9. 9. CULTURE & CIVILIZATION (FDES 0815) Module Schedule WEEK TOPIC / ACTIVITY Week 1 24 September Subject Introduction Overview of Subject Outline Introduction to Culture &Civilization Lecture 1 South East Asia ; The Early Empires Week 2 1 October Week 3 8 October TUTORIAL Briefing: Project Group & Timeline Allocation Interactive Content/ Exercises E-Submission (5%) Week 4 15 October Lecture 2 Malaysia; The rise of the pre-Islamic kingdoms, ethnicity, identity and nationalism, cultural mix. Lecture 3 The Eastern Civilizations : China Week 5 22 October Lecture 4 India - early Indian civilization Week 6 29 October Lecture 5 The Japanese Civilization - Early history to Feudal period and Modern civilization Mid-Semester Break 4th – 10th November Week 7 12 November Week 8 19 November SABD ACTIVITY WEEK Video Presentation : Roman Empire – The divergence of East and West Greece – Early History and the Eastward Expansion Lecture 7 The 19th century of British Colonization Week 9 26November Week 10 5 December Week 11 12 December Week 12 19 December Week 13 4 January 2013 Week 14 9 January 2013 Week 15 16 January 2013 Data collections, sketches, diagrams Draft of Timeline and Journal (Progress 5%) Submission of Project 1 : Timeline Briefing of Project 2 : Messages from the Past Draft of Storyline and Settings (Progress Tutorial) Draft on costume, prop design and backdrop setting. (Progress Tutorial: 5%) Final tutorial of Project 2 – (80% Progress) Project 2: Presentation & Submission Lecture 8 The Early and High Renaissance : Byzantium and Orthodox Europe Lecture 9 : The European Middle Ages Lecture 10 : The Age of Enlightenment – Europe Renaissance Lecture 11 : The Age of Discovery – The Maritime Power and Western Imperialism HOLIDAY Lecture 12: The Industrial Revolution of Europe Lecture 13 : The Imperialism in Asia – The arrivals of the Portuguese, the Spaniards and The Dutch and the age of discovery Lecture 14: World War I & II - World in Conflict, The Great Depression and the Cold TU Foundation in Natural and Built Environment Briefing Project 3 : Postcard Series Draft of Concept and Objective (Progress Tutorial) Interactive Content/ Exercises E-Submission (5%) Progress tutorial : Pre-select photos according to theme and journal Finalize Artwork for Graphical Book : Ready for Printing Submission of Project 3 : Graphical Book - 30% 9|Pa g e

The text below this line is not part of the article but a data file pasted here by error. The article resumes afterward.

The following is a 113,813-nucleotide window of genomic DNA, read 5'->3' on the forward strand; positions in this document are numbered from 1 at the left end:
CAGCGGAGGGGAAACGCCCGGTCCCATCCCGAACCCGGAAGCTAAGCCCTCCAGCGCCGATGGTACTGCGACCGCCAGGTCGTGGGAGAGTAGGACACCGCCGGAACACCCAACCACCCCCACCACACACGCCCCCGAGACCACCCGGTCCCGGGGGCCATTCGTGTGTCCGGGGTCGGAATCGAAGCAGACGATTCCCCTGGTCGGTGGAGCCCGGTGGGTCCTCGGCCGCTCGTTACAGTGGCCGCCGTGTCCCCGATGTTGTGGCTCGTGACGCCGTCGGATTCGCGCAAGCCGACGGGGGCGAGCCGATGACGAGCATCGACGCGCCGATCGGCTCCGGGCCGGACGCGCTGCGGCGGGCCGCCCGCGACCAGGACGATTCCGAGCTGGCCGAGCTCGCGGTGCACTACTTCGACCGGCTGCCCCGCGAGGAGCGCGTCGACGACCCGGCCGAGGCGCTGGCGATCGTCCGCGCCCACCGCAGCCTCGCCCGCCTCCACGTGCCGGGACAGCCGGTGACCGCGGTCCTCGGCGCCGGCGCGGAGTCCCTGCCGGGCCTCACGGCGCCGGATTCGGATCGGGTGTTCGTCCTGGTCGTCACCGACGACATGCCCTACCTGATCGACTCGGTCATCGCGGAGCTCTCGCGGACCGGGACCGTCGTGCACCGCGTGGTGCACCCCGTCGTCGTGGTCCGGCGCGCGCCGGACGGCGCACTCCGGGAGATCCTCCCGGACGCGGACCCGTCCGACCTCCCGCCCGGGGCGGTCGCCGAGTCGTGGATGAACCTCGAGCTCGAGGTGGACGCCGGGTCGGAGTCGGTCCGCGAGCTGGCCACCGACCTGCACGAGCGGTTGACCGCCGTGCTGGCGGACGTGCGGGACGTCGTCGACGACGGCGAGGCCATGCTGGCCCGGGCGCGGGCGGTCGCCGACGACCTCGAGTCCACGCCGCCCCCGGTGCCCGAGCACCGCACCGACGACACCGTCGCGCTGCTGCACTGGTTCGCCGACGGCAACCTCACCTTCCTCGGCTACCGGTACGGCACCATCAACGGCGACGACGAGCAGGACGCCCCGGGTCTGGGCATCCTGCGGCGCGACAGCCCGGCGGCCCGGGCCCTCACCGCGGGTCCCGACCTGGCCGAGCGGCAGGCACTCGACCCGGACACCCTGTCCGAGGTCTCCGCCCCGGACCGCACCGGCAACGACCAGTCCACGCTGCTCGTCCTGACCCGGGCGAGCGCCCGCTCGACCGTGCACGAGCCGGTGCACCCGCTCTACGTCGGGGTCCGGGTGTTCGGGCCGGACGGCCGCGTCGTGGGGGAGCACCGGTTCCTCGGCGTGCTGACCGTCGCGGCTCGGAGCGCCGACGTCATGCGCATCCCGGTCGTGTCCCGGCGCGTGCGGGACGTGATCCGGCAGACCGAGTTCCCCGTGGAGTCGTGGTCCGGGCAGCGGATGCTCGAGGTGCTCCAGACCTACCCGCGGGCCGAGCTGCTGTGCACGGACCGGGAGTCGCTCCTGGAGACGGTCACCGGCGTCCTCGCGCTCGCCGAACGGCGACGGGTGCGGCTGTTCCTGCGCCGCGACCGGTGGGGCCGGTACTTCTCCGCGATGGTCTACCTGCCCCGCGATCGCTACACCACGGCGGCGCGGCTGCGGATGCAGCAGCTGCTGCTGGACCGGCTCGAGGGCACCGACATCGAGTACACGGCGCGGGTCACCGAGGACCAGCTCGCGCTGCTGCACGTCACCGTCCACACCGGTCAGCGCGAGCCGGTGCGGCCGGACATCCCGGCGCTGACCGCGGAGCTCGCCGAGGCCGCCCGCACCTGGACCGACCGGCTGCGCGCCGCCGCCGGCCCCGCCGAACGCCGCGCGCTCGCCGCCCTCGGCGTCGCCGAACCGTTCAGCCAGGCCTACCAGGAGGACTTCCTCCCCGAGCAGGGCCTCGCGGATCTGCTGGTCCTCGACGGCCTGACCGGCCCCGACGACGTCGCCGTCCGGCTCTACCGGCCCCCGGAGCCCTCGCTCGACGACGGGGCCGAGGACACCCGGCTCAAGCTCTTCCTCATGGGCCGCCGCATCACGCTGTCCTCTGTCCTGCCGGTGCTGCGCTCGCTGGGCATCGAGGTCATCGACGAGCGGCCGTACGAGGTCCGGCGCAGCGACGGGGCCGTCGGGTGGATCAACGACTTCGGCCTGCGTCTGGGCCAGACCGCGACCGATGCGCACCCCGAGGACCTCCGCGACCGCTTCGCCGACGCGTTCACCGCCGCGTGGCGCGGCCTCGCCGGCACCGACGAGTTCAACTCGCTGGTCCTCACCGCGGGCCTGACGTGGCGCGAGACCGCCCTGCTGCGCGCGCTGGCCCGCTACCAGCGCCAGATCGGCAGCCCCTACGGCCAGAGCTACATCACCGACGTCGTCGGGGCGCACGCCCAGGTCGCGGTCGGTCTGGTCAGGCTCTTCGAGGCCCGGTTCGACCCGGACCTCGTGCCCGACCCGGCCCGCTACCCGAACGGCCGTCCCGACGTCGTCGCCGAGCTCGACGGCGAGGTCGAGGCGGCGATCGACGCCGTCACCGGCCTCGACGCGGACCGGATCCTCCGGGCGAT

10. 10. War Week 16 30 January 2013 Submission of Culture & Civilization Portfolio : 10% Note: This module outline is subject to change with short notice. TU Foundation in Natural and Built Environment 10 | P a g e